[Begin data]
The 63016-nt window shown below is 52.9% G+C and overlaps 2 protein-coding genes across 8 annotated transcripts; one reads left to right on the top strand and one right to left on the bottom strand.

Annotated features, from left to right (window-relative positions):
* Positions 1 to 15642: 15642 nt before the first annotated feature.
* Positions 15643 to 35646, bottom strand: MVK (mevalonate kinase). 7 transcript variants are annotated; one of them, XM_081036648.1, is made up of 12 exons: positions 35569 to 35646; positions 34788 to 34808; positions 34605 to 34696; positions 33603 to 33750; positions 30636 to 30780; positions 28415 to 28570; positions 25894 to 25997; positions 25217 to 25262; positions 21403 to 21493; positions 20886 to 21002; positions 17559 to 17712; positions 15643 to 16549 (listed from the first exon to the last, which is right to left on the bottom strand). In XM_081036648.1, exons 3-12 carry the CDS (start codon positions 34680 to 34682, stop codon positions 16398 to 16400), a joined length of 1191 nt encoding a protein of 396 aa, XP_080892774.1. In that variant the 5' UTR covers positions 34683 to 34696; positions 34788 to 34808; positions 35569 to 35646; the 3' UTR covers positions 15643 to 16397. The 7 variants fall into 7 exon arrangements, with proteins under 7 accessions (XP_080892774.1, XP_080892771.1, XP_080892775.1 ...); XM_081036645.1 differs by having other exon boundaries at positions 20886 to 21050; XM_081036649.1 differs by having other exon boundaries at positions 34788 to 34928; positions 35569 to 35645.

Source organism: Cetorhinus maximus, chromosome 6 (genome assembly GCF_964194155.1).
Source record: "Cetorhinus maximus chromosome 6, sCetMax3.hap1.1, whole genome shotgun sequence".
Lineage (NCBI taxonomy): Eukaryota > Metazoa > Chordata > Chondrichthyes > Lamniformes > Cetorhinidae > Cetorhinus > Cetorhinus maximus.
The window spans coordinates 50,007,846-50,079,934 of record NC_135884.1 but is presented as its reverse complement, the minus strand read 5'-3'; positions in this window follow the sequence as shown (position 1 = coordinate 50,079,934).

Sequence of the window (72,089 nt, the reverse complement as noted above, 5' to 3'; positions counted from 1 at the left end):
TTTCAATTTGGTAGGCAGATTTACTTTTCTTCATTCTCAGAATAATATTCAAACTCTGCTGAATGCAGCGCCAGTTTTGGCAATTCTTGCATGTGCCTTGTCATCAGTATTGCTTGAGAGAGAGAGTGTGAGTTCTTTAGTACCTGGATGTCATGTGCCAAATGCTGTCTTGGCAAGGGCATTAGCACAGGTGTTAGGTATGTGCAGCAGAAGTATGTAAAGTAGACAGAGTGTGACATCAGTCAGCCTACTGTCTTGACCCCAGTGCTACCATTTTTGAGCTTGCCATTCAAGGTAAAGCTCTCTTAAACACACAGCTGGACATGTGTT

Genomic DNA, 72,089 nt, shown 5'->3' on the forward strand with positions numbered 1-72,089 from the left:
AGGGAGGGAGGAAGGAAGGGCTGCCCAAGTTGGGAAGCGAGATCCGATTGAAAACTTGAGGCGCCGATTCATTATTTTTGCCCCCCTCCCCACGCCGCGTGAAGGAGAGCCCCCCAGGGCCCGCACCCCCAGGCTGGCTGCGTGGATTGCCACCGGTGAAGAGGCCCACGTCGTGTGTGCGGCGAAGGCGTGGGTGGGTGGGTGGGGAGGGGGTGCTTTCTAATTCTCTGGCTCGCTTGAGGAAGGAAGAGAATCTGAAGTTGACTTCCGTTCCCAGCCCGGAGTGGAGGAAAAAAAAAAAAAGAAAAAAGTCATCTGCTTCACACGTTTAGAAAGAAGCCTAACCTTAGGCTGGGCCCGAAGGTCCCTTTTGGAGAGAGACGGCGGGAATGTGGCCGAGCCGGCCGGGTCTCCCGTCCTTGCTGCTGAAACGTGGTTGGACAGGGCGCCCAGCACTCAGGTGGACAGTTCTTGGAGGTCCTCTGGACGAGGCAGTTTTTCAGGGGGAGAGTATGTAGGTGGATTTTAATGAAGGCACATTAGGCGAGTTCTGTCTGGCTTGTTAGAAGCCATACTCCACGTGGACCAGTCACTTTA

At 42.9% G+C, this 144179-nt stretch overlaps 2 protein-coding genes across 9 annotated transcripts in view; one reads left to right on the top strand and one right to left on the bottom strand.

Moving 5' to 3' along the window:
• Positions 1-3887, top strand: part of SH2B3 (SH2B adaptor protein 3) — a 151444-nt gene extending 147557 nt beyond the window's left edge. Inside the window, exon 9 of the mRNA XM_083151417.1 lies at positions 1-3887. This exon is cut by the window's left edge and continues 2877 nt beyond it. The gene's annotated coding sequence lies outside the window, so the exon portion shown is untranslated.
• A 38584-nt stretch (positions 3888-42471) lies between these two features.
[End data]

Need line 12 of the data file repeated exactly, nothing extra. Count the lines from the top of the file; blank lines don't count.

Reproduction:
AGGGAGGGAGGAAGGAAGGGCTGCCCAAGTTGGGAAGCGAGATCCGATTGAAAACTTGAGGCGCCGATTCATTATTTTTGCCCCCCTCCCCACGCCGCGTGAAGGAGAGCCCCCCAGGGCCCGCACCCCCAGGCTGGCTGCGTGGATTGCCACCGGTGAAGAGGCCCACGTCGTGTGTGCGGCGAAGGCGTGGGTGGGTGGGTGGGGAGGGGGTGCTTTCTAATTCTCTGGCTCGCTTGAGGAAGGAAGAGAATCTGAAGTTGACTTCCGTTCCCAGCCCGGAGTGGAGGAAAAAAAAAAAAAGAAAAAAGTCATCTGCTTCACACGTTTAGAAAGAAGCCTAACCTTAGGCTGGGCCCGAAGGTCCCTTTTGGAGAGAGACGGCGGGAATGTGGCCGAGCCGGCCGGGTCTCCCGTCCTTGCTGCTGAAACGTGGTTGGACAGGGCGCCCAGCACTCAGGTGGACAGTTCTTGGAGGTCCTCTGGACGAGGCAGTTTTTCAGGGGGAGAGTATGTAGGTGGATTTTAATGAAGGCACATTAGGCGAGTTCTGTCTGGCTTGTTAGAAGCCATACTCCACGTGGACCAGTCACTTTA